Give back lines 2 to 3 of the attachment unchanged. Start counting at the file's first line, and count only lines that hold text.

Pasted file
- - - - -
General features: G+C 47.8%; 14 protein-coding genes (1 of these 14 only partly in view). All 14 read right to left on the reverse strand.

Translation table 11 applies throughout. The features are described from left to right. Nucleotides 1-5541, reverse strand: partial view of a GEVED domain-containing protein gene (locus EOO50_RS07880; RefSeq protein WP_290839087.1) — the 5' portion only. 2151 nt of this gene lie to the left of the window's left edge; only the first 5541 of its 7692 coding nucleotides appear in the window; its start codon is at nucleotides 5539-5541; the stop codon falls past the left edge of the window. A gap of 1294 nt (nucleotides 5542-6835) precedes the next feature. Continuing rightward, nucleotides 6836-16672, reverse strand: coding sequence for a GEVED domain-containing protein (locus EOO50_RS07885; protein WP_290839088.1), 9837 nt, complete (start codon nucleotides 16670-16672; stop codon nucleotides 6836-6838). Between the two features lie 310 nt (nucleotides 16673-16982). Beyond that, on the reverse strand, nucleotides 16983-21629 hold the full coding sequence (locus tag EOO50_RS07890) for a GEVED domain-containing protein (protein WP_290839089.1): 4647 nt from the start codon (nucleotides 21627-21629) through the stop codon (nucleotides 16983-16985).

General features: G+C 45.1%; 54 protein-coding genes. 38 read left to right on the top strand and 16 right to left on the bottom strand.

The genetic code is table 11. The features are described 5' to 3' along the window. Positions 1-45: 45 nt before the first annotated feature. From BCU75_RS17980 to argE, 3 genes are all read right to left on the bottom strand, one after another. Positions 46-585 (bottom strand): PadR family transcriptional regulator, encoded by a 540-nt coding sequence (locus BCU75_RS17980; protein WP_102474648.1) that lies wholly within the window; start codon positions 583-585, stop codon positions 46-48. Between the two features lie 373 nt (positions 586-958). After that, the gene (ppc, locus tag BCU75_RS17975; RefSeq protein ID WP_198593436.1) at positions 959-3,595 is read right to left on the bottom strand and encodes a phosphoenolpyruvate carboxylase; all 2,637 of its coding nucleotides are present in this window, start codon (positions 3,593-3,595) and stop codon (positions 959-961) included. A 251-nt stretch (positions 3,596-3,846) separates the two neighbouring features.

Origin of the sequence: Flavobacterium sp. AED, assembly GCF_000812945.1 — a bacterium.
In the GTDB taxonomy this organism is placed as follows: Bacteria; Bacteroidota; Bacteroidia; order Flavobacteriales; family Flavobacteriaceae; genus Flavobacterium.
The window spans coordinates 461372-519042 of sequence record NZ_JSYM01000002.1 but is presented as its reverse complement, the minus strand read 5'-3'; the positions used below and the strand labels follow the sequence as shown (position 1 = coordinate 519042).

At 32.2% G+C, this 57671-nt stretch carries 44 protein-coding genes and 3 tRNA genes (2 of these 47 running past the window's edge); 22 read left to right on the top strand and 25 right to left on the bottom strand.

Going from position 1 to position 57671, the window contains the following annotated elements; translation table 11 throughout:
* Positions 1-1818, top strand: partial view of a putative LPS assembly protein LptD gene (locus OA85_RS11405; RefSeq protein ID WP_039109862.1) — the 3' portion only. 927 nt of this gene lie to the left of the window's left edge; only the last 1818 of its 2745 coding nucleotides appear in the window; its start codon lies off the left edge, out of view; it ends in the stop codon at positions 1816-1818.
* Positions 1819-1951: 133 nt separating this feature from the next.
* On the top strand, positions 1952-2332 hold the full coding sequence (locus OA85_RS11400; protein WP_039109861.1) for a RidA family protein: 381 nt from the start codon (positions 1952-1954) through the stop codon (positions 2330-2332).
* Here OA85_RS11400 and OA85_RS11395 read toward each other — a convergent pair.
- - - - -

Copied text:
Translation table 11 applies throughout. The features are described from left to right. Nucleotides 1-5541, reverse strand: partial view of a GEVED domain-containing protein gene (locus EOO50_RS07880; RefSeq protein WP_290839087.1) — the 5' portion only. 2151 nt of this gene lie to the left of the window's left edge; only the first 5541 of its 7692 coding nucleotides appear in the window; its start codon is at nucleotides 5539-5541; the stop codon falls past the left edge of the window. A gap of 1294 nt (nucleotides 5542-6835) precedes the next feature. Continuing rightward, nucleotides 6836-16672, reverse strand: coding sequence for a GEVED domain-containing protein (locus EOO50_RS07885; protein WP_290839088.1), 9837 nt, complete (start codon nucleotides 16670-16672; stop codon nucleotides 6836-6838). Between the two features lie 310 nt (nucleotides 16673-16982). Beyond that, on the reverse strand, nucleotides 16983-21629 hold the full coding sequence (locus tag EOO50_RS07890) for a GEVED domain-containing protein (protein WP_290839089.1): 4647 nt from the start codon (nucleotides 21627-21629) through the stop codon (nucleotides 16983-16985).

General features: G+C 45.1%; 54 protein-coding genes. 38 read left to right on the top strand and 16 right to left on the bottom strand.